What is HTTP/2 and why is it important?

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The tech world has been abuzz over the long-awaited coming of HTTP/2, but what the hell is that and why is it so great? To lay it out as simply as possible, HTTP has been used for more than a 15 years as a mechanism for your browser to receive data from a server and turn that into what you see on your screen now. As you might have guessed, HTTP/2 is the successor to that protocol. Engadget was kind enough to explain things a bit more in-depth.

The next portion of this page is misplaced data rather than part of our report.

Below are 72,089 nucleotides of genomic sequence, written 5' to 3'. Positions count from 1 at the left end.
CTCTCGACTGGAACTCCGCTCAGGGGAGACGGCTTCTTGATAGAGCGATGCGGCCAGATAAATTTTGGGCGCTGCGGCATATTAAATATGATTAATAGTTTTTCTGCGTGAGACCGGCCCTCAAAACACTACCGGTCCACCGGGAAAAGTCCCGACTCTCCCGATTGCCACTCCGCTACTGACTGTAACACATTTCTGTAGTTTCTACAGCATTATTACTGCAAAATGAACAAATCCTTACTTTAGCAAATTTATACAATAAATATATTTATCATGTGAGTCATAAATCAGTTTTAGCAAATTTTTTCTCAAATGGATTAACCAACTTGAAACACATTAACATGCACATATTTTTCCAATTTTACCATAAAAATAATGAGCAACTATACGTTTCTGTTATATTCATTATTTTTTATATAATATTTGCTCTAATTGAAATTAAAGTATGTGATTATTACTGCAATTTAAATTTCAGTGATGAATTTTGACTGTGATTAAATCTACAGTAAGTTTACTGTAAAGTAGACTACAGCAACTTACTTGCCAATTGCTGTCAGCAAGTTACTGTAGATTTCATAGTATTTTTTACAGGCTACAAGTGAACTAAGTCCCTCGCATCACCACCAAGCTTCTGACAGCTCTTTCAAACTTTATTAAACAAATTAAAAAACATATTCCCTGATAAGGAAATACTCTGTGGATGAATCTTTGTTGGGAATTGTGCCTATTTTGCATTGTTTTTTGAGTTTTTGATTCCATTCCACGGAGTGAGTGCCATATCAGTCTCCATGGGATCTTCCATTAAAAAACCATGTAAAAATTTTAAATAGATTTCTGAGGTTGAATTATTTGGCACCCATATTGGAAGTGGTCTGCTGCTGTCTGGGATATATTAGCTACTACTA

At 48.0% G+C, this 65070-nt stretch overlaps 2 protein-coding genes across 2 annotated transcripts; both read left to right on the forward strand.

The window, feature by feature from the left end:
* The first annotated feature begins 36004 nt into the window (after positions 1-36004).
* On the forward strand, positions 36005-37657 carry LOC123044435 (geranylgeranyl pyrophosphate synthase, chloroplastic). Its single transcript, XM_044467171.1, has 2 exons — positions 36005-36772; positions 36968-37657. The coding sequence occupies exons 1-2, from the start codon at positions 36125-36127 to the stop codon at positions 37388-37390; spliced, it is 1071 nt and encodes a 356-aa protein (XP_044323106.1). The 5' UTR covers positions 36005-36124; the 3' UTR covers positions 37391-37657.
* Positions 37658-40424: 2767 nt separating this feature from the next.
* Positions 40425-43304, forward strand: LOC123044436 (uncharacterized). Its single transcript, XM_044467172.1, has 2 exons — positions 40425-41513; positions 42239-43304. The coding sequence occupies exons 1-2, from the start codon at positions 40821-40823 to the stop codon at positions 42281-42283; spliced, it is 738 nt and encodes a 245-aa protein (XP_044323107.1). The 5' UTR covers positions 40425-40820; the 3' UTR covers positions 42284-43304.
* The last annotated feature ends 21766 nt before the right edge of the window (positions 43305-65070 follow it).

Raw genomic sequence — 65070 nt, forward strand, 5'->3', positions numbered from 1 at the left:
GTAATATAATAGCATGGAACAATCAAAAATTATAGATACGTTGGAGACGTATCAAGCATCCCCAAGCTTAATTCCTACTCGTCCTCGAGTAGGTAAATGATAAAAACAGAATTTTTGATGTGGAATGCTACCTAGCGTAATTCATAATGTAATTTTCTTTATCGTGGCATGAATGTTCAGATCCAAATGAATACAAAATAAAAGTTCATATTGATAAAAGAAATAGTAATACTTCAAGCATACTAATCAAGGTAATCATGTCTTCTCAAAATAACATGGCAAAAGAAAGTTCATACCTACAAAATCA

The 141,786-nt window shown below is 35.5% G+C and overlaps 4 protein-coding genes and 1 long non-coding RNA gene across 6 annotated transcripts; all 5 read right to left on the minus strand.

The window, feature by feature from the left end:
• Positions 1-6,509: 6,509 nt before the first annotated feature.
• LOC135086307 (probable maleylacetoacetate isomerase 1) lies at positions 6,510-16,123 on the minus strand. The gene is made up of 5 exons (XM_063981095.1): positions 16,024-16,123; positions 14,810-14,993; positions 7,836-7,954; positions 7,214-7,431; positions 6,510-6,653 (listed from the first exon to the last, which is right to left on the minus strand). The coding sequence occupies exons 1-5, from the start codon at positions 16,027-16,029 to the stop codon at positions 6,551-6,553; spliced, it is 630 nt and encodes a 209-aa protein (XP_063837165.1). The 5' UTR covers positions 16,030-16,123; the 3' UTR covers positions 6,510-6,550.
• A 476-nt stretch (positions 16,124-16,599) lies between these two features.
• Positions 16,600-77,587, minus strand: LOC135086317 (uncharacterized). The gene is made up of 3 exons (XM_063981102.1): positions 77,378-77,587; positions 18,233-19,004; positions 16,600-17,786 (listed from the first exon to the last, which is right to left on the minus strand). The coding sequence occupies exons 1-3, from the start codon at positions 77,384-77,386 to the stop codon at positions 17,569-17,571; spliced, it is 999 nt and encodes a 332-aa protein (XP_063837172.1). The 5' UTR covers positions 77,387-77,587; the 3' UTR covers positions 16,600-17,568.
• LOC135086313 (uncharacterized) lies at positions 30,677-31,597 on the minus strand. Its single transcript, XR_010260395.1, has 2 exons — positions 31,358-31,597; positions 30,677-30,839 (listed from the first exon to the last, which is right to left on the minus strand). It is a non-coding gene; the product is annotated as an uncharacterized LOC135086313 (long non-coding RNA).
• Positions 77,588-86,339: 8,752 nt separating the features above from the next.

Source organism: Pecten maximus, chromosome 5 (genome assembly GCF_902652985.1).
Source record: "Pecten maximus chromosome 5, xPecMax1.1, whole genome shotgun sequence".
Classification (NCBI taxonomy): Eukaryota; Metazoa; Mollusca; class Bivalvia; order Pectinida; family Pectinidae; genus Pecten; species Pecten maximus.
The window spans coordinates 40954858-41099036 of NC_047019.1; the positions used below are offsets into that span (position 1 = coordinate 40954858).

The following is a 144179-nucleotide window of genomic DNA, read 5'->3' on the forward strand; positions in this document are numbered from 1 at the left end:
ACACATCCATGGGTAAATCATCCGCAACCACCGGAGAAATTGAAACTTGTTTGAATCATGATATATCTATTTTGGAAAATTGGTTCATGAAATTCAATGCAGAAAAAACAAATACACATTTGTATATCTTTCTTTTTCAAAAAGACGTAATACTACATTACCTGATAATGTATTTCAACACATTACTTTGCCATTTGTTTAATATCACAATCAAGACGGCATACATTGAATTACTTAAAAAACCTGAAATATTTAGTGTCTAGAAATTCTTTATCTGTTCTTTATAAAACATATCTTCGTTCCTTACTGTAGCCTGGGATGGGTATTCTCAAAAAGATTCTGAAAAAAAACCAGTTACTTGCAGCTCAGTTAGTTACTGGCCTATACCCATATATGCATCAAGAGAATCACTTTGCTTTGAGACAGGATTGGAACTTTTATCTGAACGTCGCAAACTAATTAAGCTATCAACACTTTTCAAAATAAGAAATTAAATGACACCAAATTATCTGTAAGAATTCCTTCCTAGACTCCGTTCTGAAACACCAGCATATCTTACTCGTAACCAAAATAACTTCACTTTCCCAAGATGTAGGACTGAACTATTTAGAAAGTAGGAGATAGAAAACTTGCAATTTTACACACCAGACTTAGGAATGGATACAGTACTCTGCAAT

Look at the address bar in your browser. See those letters at the front, “HTTP”? That stands for Hypertext Transfer Protocol, the mechanism a browser uses to request information from a server and display webpages on your screen. A new version of the reliable and ubiquitous HTTP protocol was recently published as a draft by the organization in charge of creating standards for the internet, the Internet Engineering Task Force (IETF). This means that the old version, HTTP/1.1, in use since 1999, will eventually be replaced by a new one, dubbed HTTP/2. This update improves the way browsers and servers communicate, allowing for faster transfer of information while reducing the amount of raw horsepower needed. HTTP/1.1 has been in use since 1999, and while it’s performed admirably over the years, it’s starting to show its age. Websites nowadays include many different components besides your standard HTML, like design elements (CSS), client-side scripting (JavaScript), images, video and Flash animations.

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